Tuesday, December 16, 2008

You Can Get a Dalton Education at a NYC Public School

My boyfriend recently shared that his friend spends nearly $100,000 PER YEAR to put his 3 kids through private schooling in New York City. “Why?” I asked. “The NYC DOE has some of the best schools in the world.” He shared that his friend believed his “privileged” status caused him to feel this was something he was obligated to do to maintain his family’s standing among their peers. Additionally, he believes because of the world folks like his friend are involved in, there is little knowledge that a solid education is available in public schools. Unfortunately for people like his friend, and for public schools, they will continue to pour more than a million dollars in private education rather than placing their energy toward a school system that could provide the same education for free.


I visited one of those schools today. A school that Barbara Slatin says is comparable to the private Dalton-type schools of New York City. Slatin is the Principal of PS/MS 188 – The Island School where staff strives to nurture the Multiple Intelligences of all students through a rigorous program for talent development using the Schoolwide Enrichment Model. Through this model the school staff systematically identifies student’s strengths, nurtures skills, and creates authentic opportunities for students to utilize these skills not just as students, but as practicing professionals providing experiences and opportunities to work and learn with others in the fields in which they are interested. These opportunities create pathways for future study, employment and lifelong pursuits. This is one of those schools where the world inside the school walls mirrors that which students will experience out in the real world.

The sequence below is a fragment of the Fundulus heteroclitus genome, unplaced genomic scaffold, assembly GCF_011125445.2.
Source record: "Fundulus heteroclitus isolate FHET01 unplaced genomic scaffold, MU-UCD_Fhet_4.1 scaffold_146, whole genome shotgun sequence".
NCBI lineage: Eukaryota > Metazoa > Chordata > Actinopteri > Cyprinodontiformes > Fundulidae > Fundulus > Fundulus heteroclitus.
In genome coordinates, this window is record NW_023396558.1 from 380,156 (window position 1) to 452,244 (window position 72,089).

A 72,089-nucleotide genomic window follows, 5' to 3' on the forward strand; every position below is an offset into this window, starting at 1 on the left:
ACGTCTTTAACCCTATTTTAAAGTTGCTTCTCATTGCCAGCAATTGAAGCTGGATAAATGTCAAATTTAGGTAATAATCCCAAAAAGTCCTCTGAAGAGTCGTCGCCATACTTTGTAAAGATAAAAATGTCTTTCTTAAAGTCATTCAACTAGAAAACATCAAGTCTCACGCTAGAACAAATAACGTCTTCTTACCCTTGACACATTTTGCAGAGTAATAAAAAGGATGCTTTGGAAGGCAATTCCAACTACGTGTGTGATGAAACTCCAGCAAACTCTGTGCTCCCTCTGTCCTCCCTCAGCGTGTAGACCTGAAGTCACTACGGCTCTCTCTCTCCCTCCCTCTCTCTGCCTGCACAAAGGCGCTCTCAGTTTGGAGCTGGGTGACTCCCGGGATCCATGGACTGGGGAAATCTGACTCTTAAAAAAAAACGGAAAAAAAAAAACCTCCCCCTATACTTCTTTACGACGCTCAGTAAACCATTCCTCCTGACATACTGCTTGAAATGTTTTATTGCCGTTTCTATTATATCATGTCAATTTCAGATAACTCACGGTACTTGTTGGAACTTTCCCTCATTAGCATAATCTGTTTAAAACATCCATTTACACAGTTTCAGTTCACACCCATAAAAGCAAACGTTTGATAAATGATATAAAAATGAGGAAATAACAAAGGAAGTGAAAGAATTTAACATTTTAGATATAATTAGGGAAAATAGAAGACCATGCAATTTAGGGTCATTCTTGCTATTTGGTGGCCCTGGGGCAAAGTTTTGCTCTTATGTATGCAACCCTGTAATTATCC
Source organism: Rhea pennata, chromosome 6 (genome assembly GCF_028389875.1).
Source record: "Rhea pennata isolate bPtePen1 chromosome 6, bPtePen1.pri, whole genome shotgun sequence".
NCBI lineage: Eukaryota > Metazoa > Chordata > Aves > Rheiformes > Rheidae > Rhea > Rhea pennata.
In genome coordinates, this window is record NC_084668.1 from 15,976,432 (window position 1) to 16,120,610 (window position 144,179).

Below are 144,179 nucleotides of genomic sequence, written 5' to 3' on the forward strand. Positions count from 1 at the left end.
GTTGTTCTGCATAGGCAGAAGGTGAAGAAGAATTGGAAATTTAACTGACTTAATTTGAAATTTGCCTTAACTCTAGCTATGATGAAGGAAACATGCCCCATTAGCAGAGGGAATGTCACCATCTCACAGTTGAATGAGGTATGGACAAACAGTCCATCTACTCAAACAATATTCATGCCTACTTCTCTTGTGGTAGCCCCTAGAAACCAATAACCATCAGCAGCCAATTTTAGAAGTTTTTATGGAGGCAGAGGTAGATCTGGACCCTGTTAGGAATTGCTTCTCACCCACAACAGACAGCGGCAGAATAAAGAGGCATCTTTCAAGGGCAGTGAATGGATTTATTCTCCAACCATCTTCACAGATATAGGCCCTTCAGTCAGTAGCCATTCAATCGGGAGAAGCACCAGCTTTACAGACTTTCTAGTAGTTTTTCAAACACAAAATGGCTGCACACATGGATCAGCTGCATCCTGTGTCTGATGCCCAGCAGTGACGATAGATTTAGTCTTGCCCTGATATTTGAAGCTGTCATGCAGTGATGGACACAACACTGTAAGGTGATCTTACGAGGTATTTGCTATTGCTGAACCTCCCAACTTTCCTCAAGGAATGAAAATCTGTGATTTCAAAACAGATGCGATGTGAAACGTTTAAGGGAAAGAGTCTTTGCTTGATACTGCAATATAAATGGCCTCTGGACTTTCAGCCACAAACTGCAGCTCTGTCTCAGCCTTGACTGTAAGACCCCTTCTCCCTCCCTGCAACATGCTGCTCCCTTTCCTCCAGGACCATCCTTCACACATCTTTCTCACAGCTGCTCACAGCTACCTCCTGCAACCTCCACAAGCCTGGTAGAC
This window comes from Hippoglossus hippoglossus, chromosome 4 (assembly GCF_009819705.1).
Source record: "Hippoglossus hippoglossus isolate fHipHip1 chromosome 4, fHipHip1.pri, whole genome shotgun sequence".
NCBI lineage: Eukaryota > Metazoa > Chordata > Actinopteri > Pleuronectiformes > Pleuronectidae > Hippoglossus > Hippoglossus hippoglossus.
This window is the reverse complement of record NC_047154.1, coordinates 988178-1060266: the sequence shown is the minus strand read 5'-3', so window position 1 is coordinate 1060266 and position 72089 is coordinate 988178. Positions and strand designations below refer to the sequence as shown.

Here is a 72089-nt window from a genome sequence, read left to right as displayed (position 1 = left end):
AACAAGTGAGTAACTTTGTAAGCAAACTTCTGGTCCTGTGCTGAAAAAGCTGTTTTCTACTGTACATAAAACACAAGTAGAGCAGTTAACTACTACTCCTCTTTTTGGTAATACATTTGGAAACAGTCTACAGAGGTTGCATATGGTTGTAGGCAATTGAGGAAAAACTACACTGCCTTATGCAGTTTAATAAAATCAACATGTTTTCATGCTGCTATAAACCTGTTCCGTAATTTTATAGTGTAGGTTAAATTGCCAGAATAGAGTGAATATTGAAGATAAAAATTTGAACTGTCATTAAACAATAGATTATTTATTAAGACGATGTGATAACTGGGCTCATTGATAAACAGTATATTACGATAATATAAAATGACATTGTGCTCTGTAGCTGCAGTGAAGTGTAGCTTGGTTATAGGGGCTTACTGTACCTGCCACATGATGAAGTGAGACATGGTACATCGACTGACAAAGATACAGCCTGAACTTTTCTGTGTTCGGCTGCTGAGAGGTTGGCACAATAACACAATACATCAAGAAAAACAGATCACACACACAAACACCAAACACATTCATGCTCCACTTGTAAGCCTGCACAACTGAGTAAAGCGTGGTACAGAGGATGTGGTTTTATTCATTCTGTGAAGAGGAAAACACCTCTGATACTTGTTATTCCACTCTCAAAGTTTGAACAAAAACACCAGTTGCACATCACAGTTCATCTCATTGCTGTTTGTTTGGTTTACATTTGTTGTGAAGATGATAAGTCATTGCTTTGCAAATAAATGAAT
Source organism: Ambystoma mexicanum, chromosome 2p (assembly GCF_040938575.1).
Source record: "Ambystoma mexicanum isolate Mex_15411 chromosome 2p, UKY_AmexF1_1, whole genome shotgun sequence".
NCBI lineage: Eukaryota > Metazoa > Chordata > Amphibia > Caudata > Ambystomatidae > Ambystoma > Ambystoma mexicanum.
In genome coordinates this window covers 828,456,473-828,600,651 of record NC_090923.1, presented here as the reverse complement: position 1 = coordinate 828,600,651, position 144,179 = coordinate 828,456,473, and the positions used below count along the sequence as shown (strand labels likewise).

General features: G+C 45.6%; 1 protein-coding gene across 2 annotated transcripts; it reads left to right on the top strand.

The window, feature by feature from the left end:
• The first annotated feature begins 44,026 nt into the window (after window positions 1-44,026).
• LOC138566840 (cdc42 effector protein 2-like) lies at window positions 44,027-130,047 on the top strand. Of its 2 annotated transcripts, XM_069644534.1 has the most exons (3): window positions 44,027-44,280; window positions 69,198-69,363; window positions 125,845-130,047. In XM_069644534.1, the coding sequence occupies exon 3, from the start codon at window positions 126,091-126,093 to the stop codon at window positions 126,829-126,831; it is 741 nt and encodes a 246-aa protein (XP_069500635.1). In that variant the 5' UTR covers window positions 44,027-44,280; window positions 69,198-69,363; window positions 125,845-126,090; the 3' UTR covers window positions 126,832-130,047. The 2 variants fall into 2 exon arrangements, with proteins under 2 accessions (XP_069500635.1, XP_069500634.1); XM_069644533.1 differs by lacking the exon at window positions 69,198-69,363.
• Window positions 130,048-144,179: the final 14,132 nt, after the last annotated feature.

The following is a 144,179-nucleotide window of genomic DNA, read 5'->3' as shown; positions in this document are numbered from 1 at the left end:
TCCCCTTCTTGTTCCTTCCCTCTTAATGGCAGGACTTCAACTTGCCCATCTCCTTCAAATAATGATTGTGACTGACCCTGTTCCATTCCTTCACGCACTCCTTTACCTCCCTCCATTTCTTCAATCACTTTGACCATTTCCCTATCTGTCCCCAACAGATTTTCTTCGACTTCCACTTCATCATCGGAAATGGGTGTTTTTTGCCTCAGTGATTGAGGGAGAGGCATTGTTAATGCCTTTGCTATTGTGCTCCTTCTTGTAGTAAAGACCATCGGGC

I was fortunate to be invited to spend the day at the school where I visited numerous students, teachers, and rooms. As I weathered the elements to make my way to the school on a cold, windy, rainy day, I nearly missed the school which was tucked away in the bottom corner of Manhattan and hidden by scaffolding. The journey was well worth the effort. Upon entering I discovered an Oasis for journalists, artists, movie makers, scientists, dancers, writers, violinists, actors, percussionists and more. Note the word “future” does not precede the description of these students. They are practicing professionals with authentic work, for authentic purposes and authentic audiences. Every student at The Island School knows “They’ve Got Talent” and they are at a school that fosters and nurtures the development of these talents. There is evidence throughout the school that this is their mantra.

As I walked through the halls I saw they were decorated with Art inspired by some of the artists I saw during my recent visit to renowned Art Basel Miami. The artwork is produced in the art class where I visited students producing amazing pieces that may also make their way as work displayed on the school walls. When speaking with the art teacher he shared that he is in talks with the local art galleries about exhibiting student work and is creating a school-based art gallery to display the student work as well.